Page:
Things I Read: Adblocking as Civil Rights Activism and as Consumer Boycott

What happens next will amaze you

What was the most damaging data breach in the last 12 months?

The trick answer is: it's likely something we don't even know about.

When the Snowden revelations first came to light, it felt like we might be heading towards an Orwellian dystopia. Now we know that the situation is much worse.

If you go back and read Orwell, you'll notice that Oceania was actually quite good at data security. Our own Thought Police is a clown car operation with no checks or oversight, no ability to keep the most sensitive information safe, and no one behind the steering wheel.

The proximate reasons for the culture of total surveillance are clear.

Storage is cheap enough that we can keep everything.

Computers are fast enough to examine this information, both in real time and retrospectively.

Our daily activities are mediated with software that can easily be configured to record and report everything it sees upstream.

But to fix surveillance, we have to address the underlying reasons that it exists. These are no mystery either.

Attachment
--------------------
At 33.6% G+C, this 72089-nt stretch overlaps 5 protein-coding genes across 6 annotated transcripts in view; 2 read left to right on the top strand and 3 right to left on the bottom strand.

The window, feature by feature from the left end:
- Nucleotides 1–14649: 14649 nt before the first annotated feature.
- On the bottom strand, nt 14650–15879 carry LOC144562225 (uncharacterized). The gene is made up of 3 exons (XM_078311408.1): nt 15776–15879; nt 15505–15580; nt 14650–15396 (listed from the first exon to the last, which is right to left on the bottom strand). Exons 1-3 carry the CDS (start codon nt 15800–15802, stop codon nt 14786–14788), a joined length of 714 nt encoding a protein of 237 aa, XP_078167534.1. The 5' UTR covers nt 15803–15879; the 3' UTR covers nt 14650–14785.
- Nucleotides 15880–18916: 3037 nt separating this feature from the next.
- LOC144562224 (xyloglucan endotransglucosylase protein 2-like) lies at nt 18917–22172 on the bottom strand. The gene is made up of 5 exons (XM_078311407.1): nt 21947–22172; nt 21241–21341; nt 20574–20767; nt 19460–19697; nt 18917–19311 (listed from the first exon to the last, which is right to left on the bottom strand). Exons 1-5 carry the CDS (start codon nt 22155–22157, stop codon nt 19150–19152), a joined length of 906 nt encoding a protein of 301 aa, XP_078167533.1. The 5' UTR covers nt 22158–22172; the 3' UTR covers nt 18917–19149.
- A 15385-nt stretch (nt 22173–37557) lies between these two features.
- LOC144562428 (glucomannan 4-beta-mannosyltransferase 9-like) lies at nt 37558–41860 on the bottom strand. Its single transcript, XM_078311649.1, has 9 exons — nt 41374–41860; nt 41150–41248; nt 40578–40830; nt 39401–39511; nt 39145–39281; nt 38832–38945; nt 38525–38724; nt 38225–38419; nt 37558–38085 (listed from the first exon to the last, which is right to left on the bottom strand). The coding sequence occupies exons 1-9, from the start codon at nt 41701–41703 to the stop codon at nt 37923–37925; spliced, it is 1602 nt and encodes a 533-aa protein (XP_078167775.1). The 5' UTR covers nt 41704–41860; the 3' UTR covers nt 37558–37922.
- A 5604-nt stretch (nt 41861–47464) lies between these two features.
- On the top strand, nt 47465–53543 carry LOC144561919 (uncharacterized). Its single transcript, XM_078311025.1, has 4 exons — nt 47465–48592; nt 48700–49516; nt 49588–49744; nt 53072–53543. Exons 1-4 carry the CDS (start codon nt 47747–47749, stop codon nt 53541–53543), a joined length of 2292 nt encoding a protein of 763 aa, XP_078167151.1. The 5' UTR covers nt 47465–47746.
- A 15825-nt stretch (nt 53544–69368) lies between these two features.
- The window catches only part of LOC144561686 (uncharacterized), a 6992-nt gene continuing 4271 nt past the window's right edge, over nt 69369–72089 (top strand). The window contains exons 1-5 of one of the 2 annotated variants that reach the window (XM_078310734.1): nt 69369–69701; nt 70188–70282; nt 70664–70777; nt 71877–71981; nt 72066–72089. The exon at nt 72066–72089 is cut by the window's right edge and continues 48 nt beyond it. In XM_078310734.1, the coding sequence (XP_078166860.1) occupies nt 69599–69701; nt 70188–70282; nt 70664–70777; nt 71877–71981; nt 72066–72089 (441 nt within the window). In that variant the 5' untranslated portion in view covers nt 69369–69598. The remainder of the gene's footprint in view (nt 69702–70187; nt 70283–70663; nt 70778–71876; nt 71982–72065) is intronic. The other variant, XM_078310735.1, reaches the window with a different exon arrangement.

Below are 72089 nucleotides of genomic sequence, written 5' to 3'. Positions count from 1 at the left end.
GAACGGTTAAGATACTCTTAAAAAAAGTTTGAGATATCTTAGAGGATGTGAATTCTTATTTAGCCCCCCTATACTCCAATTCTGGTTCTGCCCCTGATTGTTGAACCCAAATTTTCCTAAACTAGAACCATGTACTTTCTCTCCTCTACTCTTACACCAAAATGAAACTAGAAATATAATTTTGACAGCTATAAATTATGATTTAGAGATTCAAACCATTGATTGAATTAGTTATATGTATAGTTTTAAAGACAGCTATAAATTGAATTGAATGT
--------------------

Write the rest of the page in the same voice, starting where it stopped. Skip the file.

State surveillance is driven by fear.

And corporate surveillance is driven by money.



Beyond ad blocking — the biggest boycott in human history

According to Business Insider, ad blocking is now “approaching 200 million.”

Calling it a boycott is my wife’s idea. I say she’s right. Look at the definitions:

Merriam-Webster: “to engage in a concerted refusal to have dealings with (as a person, store, or organization) usually to express disapproval or to force acceptance of certain conditions.”

Wikipedia: “an act of voluntarily abstaining from using, buying, or dealing with a person, organization, or country as an expression of protest, usually for social or political reasons. Sometimes, it can be a form of consumer activism.”